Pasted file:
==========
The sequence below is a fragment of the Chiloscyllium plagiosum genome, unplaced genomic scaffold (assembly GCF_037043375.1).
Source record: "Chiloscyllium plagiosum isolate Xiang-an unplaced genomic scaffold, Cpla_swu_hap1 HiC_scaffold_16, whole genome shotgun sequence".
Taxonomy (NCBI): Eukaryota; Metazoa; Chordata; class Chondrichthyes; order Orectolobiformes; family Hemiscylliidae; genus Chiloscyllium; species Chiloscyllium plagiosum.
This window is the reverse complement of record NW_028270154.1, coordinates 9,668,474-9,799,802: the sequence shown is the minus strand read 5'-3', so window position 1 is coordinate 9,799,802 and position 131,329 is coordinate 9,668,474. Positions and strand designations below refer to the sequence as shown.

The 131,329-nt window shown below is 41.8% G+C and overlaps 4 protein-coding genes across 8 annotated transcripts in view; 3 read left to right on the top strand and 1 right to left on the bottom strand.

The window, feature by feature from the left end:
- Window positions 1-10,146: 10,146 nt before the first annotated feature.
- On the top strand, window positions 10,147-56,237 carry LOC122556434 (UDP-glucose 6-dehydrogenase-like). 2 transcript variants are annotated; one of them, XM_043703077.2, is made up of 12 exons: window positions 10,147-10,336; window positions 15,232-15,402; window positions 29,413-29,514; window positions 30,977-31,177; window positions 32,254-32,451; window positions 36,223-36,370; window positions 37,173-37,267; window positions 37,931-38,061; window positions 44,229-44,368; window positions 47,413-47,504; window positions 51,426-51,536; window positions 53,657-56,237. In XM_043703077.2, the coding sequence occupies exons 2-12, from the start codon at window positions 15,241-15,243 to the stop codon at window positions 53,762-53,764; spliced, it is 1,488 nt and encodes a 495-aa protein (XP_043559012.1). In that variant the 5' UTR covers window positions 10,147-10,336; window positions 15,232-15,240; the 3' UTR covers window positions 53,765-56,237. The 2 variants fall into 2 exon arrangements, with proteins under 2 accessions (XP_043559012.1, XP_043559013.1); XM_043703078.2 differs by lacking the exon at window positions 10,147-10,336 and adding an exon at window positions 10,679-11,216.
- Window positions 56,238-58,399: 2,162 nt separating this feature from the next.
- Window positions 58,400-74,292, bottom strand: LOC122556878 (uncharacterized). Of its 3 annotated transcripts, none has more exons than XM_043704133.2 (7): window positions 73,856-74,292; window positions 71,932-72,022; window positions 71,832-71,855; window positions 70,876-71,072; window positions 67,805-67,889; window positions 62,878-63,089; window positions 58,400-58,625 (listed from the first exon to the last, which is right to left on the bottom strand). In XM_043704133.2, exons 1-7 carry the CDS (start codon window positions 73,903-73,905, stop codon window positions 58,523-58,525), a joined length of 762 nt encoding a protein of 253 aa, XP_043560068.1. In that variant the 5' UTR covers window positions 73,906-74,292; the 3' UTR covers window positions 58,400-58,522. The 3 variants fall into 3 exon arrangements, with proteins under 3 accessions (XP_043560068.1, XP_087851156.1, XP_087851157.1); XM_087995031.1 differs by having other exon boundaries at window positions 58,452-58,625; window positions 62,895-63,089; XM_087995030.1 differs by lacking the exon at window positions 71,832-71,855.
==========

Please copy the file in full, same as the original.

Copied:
The sequence below is a fragment of the Chiloscyllium plagiosum genome, unplaced genomic scaffold (assembly GCF_037043375.1).
Source record: "Chiloscyllium plagiosum isolate Xiang-an unplaced genomic scaffold, Cpla_swu_hap1 HiC_scaffold_16, whole genome shotgun sequence".
Taxonomy (NCBI): Eukaryota; Metazoa; Chordata; class Chondrichthyes; order Orectolobiformes; family Hemiscylliidae; genus Chiloscyllium; species Chiloscyllium plagiosum.
This window is the reverse complement of record NW_028270154.1, coordinates 9,668,474-9,799,802: the sequence shown is the minus strand read 5'-3', so window position 1 is coordinate 9,799,802 and position 131,329 is coordinate 9,668,474. Positions and strand designations below refer to the sequence as shown.

The 131,329-nt window shown below is 41.8% G+C and overlaps 4 protein-coding genes across 8 annotated transcripts in view; 3 read left to right on the top strand and 1 right to left on the bottom strand.

The window, feature by feature from the left end:
- Window positions 1-10,146: 10,146 nt before the first annotated feature.
- On the top strand, window positions 10,147-56,237 carry LOC122556434 (UDP-glucose 6-dehydrogenase-like). 2 transcript variants are annotated; one of them, XM_043703077.2, is made up of 12 exons: window positions 10,147-10,336; window positions 15,232-15,402; window positions 29,413-29,514; window positions 30,977-31,177; window positions 32,254-32,451; window positions 36,223-36,370; window positions 37,173-37,267; window positions 37,931-38,061; window positions 44,229-44,368; window positions 47,413-47,504; window positions 51,426-51,536; window positions 53,657-56,237. In XM_043703077.2, the coding sequence occupies exons 2-12, from the start codon at window positions 15,241-15,243 to the stop codon at window positions 53,762-53,764; spliced, it is 1,488 nt and encodes a 495-aa protein (XP_043559012.1). In that variant the 5' UTR covers window positions 10,147-10,336; window positions 15,232-15,240; the 3' UTR covers window positions 53,765-56,237. The 2 variants fall into 2 exon arrangements, with proteins under 2 accessions (XP_043559012.1, XP_043559013.1); XM_043703078.2 differs by lacking the exon at window positions 10,147-10,336 and adding an exon at window positions 10,679-11,216.
- Window positions 56,238-58,399: 2,162 nt separating this feature from the next.
- Window positions 58,400-74,292, bottom strand: LOC122556878 (uncharacterized). Of its 3 annotated transcripts, none has more exons than XM_043704133.2 (7): window positions 73,856-74,292; window positions 71,932-72,022; window positions 71,832-71,855; window positions 70,876-71,072; window positions 67,805-67,889; window positions 62,878-63,089; window positions 58,400-58,625 (listed from the first exon to the last, which is right to left on the bottom strand). In XM_043704133.2, exons 1-7 carry the CDS (start codon window positions 73,903-73,905, stop codon window positions 58,523-58,525), a joined length of 762 nt encoding a protein of 253 aa, XP_043560068.1. In that variant the 5' UTR covers window positions 73,906-74,292; the 3' UTR covers window positions 58,400-58,522. The 3 variants fall into 3 exon arrangements, with proteins under 3 accessions (XP_043560068.1, XP_087851156.1, XP_087851157.1); XM_087995031.1 differs by having other exon boundaries at window positions 58,452-58,625; window positions 62,895-63,089; XM_087995030.1 differs by lacking the exon at window positions 71,832-71,855.